Major construction projects produce hundreds of tons of rubble and spoil, but is there an environmentally-friendly alternative to landfill? Four hills which have sprung up on the outskirts of London provide the answer.
For years large quantities of it ended up simply being dumped in landfill sites.
But now, in a more environmentally-conscious age, imaginative solutions are being provided and one of the most innovative has taken shape beside the A40, the main road leading from London out towards Oxford and Birmingham.
Eight years ago Ealing Council wanted to redevelop a 45 acre (18.5 hectare) area of derelict parkland in Northolt, which had become an eyesore.
They recruited a firm of consultants, led by landscape architect Peter Fink, who came up with a solution which included the creation of four man-made hills on the south side of the carriageway. It would become part of a park called Northala Fields.
Source: BBC NEWS – UK – Magazine – The hills of the future – Chris Summers .
A major new campaign to address the severe shortage of landscape architects will be launched next week.
The Landscape Institute – the chartered body for landscape architects – will promote the benefits of the profession to young people aged between 11 and 18.
Landscape architects work on a massive range of projects from master planning the 2012 London Olympic site to creating public squares, gardens and parks across the country. They are also playing an increasing role in tackling climate change and building sustainable communities.
At the heart of the campaign, backed by Government advisors CABE Space, will be the launch of a new website, iwanttobealandscapearchitect.com, which will be unveiled at a special event in central London on 14 May.
Source: Landscape Institute: Shortage of landscape architects to be tackled in major new campaign.
China Architectural Engineering, Inc. (CAE) (AMEX:RCH), a leader in the design, engineering, fabrication and installation of high-end building envelope solution systems, today announced that it has been awarded its first project in the United States, an $11.6 million contract to supply and install the curtain wall for a 21-story luxury condominium project in New York City.
CAE has already begun initial work on the project and expects to have it completed by mid-2009. The Company expects to recognize revenues from the project in various stage payments between the second quarters of 2008 and 2009.
Source : Businesswire.com – China Architectural Engineering Announces First Contract in United States Valued at $11.6 Million.
Does your garden reflect your fantasies? Do your plants make visitors think of Dr. Seuss or Harry Potter?
Does your garden path take you back to Shakespearean times, or to the plants of the Bible?
If not, this may be the year to create a theme garden.
Landscaping can be creative and fun.
The concept of theme gardens has grown as people have become more interested in creating garden rooms to extend their living space and break up the landscape into different types of gardens.
Read more @ the SOURCE: To theme, or not to theme? – Daily Herald
The most recent topic of global interest is Singapore’s breakthrough on the technology to produce reasonably cheap desalinated and recycled water, which meets some 25% its needs and sharply reduces the dependency on imports.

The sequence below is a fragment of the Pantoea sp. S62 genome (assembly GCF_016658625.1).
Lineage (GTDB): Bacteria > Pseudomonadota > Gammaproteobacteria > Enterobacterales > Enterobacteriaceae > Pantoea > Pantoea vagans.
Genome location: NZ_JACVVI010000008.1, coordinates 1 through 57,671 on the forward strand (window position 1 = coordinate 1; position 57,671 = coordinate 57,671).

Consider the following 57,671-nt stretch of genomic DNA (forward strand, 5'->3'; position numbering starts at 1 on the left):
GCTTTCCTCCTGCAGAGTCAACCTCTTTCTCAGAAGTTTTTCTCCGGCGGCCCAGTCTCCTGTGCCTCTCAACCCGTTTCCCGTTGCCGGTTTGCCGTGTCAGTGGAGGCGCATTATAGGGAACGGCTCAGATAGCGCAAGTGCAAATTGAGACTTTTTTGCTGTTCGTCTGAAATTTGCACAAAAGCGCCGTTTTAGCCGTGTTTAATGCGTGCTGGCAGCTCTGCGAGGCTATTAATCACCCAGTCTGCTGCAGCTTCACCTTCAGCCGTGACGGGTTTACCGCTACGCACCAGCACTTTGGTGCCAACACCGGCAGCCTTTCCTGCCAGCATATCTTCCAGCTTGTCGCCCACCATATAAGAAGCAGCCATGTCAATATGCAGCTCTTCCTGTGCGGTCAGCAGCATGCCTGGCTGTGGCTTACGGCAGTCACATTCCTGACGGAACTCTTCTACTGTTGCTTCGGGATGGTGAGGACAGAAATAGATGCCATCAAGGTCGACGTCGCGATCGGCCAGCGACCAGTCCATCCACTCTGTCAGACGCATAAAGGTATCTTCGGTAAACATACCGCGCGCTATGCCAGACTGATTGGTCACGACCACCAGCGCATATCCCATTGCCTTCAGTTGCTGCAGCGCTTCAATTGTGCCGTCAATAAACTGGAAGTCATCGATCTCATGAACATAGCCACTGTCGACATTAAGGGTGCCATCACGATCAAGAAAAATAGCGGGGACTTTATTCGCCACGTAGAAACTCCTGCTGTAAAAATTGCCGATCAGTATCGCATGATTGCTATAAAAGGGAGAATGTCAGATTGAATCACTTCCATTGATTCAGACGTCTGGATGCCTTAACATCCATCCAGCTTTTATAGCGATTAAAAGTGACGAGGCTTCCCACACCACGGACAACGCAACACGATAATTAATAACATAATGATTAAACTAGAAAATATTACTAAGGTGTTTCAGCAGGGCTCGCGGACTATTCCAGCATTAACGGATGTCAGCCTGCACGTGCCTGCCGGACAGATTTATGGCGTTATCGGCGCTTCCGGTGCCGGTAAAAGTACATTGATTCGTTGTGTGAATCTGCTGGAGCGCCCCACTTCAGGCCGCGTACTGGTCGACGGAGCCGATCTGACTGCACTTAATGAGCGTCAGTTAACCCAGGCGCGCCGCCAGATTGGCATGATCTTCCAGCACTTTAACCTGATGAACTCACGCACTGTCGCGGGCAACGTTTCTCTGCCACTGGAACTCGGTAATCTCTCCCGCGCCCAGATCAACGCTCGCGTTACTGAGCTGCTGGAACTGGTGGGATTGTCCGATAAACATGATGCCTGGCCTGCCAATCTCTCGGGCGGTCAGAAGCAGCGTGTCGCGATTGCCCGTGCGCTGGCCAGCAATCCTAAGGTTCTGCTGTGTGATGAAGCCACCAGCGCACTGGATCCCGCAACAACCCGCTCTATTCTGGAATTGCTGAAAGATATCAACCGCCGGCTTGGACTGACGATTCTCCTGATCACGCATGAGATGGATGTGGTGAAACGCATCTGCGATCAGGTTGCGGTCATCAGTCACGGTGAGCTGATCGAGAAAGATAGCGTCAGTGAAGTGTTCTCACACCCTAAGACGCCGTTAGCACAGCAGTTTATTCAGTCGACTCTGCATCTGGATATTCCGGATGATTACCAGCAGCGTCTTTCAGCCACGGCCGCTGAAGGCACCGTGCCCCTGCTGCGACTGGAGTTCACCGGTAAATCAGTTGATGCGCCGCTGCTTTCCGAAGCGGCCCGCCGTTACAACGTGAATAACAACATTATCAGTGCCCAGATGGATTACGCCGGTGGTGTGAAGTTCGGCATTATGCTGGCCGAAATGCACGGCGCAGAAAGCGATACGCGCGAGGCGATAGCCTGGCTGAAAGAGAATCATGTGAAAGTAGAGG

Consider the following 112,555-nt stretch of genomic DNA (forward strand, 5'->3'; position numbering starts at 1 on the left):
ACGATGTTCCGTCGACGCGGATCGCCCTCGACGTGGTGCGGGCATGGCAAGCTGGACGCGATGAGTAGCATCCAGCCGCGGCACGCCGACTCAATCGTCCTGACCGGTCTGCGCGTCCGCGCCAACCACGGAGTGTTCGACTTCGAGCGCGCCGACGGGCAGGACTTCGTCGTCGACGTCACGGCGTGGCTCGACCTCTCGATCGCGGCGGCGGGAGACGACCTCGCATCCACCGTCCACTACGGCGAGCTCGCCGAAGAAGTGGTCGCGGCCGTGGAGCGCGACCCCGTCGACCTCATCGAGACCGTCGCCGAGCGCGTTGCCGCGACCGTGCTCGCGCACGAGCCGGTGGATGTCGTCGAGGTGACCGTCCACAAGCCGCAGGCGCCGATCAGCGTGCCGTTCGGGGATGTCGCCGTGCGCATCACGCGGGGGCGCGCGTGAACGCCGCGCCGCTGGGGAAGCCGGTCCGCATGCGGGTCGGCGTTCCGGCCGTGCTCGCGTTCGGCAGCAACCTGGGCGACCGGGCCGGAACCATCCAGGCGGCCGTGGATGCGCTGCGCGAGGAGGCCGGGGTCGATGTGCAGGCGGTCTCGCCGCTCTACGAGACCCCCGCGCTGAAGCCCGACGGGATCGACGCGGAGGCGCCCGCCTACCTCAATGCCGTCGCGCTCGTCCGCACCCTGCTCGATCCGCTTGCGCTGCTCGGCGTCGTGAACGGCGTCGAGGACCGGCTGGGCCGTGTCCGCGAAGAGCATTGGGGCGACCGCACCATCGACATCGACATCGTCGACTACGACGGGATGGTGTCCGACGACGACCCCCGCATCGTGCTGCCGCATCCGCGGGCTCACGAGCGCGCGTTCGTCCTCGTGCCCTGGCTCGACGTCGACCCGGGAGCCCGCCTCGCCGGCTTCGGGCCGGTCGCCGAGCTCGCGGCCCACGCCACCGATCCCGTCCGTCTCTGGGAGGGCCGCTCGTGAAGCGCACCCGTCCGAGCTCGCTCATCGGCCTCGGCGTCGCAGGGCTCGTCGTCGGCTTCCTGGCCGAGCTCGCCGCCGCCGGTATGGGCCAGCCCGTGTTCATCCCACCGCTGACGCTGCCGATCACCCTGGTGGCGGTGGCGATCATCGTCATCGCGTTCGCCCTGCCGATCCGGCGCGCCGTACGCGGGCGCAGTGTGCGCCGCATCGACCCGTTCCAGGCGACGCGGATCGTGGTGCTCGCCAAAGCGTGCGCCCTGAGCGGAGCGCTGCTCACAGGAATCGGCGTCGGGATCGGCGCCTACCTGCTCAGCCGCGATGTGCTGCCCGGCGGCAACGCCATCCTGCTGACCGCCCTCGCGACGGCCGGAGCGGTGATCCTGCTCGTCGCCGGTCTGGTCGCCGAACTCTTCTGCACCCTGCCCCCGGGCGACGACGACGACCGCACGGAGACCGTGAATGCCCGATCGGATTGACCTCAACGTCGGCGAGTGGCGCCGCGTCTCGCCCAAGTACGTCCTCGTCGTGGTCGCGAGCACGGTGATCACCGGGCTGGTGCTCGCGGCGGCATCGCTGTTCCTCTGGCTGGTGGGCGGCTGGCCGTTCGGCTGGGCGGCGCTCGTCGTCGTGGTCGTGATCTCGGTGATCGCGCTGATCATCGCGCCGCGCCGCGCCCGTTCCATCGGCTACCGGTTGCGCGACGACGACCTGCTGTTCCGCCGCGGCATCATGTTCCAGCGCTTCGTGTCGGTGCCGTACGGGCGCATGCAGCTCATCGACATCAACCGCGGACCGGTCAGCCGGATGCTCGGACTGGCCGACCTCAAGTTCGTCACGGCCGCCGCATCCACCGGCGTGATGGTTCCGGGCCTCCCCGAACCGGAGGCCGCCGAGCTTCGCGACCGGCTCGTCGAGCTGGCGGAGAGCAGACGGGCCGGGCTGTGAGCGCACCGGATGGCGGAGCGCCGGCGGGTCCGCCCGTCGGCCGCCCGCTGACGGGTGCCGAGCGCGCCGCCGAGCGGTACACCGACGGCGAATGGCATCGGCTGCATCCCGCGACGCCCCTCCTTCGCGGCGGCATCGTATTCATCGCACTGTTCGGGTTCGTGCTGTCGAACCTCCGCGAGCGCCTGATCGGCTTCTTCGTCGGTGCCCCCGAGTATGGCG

DESPITE a growing disenchantment at home, tiny Singapore has attracted scattered admiration in countries keen to follow its way of solving problems.
These involve mostly economic and management systems that were well crafted and implemented by a purposeful and hard-working population – rather than its form of politics.
Source: TheStar.com.my – City-state a role model for the world.
MANY INDIAN cities do not have public spaces worth their names. Most of the open grounds in urban areas have been converted into stadiums, corporate blocks etc. Space should be such where citizens can gather for conviviality without being bothered by honking of horns.
It is a distressing reality of urban India that open public spaces are being converted into enclosed stadiums, sporting arena or shopping plazas. Earlier, these places were available as neighborhood grounds in till few years ago but have shrunk at an alarming speed.
While in developed countries these spaces are converted into urban settlements for citizenry, the haphazard urban growth in our country has put so much pressure on land that not a small piece of land seems left for any other purpose than commercial or exclusive uses.
Read more @ the SOURCE: merinews.com – Shrinking public spaces in cities.
At the heart of the festival is the largest architectural awards programme in the world. The Awards will showcase, compare and contrast an outstanding range of completed buildings created by a profession which has always looked beyond national borders to the wider world of architectural culture. Headed by Lord (Norman) Foster, the international judging panels will comprise architects, allied professionals, clients and critics, including a “super-jury”, who will decide the ‘best in show’ prize – the first architectural ‘Prix de Barcelona’ .
Entries will be accepted from April 2008, with a closing date at the 20 June.
Shortlisting will be carried out by an international jury during July 2008. At this stage, 16 buildings will be shortlisted in each of the competition’s 16 categories (ie, 256 buildings in total).
All shortlisted architects will then present their work live to juries and audiences at the Festival, competing against each other to become category winners. With 16 categories covering 96 building types, the awards programme is designed to showcase your latest completed buildings, big or small, from anywhere in the world.
22–24 October – World Architecture Festival – Barcelona